Thursday, July 26, 2012


One of the biggest mistakes I see people make in their fitness programs (and often in their lives outside of fitness) is that they go through them mindlessly with no goals or vague, long-term goals in mind.  So they might come in and tell me that they want to "lose weight" or "be healthy."  And while that's all well and good, it's really not going to help them in the long run, because these goals are intangible.  They are far too ambiguous to quantify, and there is no game plan to get them there.  Now, I also get people who have fairly specific goals in mind, but they are unrealistic ("I want to lose 100lbs in 3 months," or "I want to lose only the fat over my abs").  Either way, you're going to come away disappointed.

Little goals lead up to big ones.

Here's what I recommend to my people:

1)  Quantify your long-term goal, and ***make it realistic.***  Say you want to lose 100lbs.  First of all, know that I hate going by weight, because it is not a very accurate way of measuring body composition, but let's just say that's how you want to measure it.  I'd say it's reasonable that you might lose an average of 0.5lbs or so per week.  Some weeks, especially at the beginning, will show more weight loss than others, and some weeks will show no weight loss at all, so let's just put 0.5lbs/week out there as a reasonable number.  100/0.5=200.  200 weeks is about 3-ish years.  If we put in a high estimate of 1lb per week (I wouldn't push much more than this if you want to do it safely and with much less of a chance of gaining it back-- yes, there are people who have done it in less time, and if you are one of those people who can safely lose that much weight in a shorter amount of time, more power to you, but let's just stick with what I know is safe right now), it would be 100 weeks, which is about 2-ish years.   So a goal of losing 100lbs within 2-3 years would be reasonable.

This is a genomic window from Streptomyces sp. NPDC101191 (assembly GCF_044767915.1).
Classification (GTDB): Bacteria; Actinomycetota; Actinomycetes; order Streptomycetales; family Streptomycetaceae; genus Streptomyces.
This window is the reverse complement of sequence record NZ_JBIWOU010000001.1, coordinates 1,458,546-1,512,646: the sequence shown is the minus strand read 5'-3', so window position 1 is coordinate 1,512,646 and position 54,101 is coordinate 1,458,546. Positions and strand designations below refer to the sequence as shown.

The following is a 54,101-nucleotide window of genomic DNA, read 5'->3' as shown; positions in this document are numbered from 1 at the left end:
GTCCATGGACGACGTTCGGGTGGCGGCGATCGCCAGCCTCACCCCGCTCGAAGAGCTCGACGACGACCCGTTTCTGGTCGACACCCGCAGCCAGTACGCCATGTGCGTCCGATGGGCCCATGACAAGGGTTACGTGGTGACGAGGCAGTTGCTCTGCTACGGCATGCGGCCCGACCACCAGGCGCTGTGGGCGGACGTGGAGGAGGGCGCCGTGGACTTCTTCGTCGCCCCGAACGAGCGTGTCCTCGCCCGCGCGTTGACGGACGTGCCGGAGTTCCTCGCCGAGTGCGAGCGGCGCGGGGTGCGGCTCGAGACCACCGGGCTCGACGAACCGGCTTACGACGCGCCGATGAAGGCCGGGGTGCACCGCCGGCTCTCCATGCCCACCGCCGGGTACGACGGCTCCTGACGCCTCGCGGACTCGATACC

2)  Figure out the steps it is going to take to make your goal a reality.  So, for the person who wants to lose that much weight, there's probably going to need to be a major sustainable dietary overhaul, and there's going to need to be a smart exercise plan.  This person might also need counseling, pain relief if there is pain, better sleep habits, stress relief, etc.  As every person is different, everyone will have different obstacles on their way to optimal health. 

3)  Set tangible, short-term (1 month or less) goals with a definite deadline that help make the "big goal" a reality.  Write them down.  Tattoo them in your brain.  Make them a daily habit.  So, for instance, we'd likely need to chip away at this person's diet, so a short term goal might be something like, "for the next month, I will avoid all fast food."  I like to have people start with their most challenging obstacle and work their way down.  Once that goal has been realized and is not so difficult to continue, we add more (for instance, "for the next month, I will cut all processed foods out of my diet," and so on). 

4)  Particularly for fitness goals, when you have met one of your short-term goals successfully, give yourself a small, non-food based reward (not meeting your goal = no reward).   So, if you've avoided the Mickey D's for the month like you promised yourself you would, give yourself a spa day or a golf game or whatever makes you happy. 

5)  Lather, rinse, repeat.  Keep on adding more short-term goals that collectively add to your ability to meet your long-term goal.  Some people might only be able to address one short-term goal at a time; others might be able to do 3 or 4 (so, for instance, a food goal, and exercise goal, and a mental health goal).  Don't bite off more than you can chew, goalwise, or you will get overwhelmed and not be able to complete them. 

Let me know how it goes!

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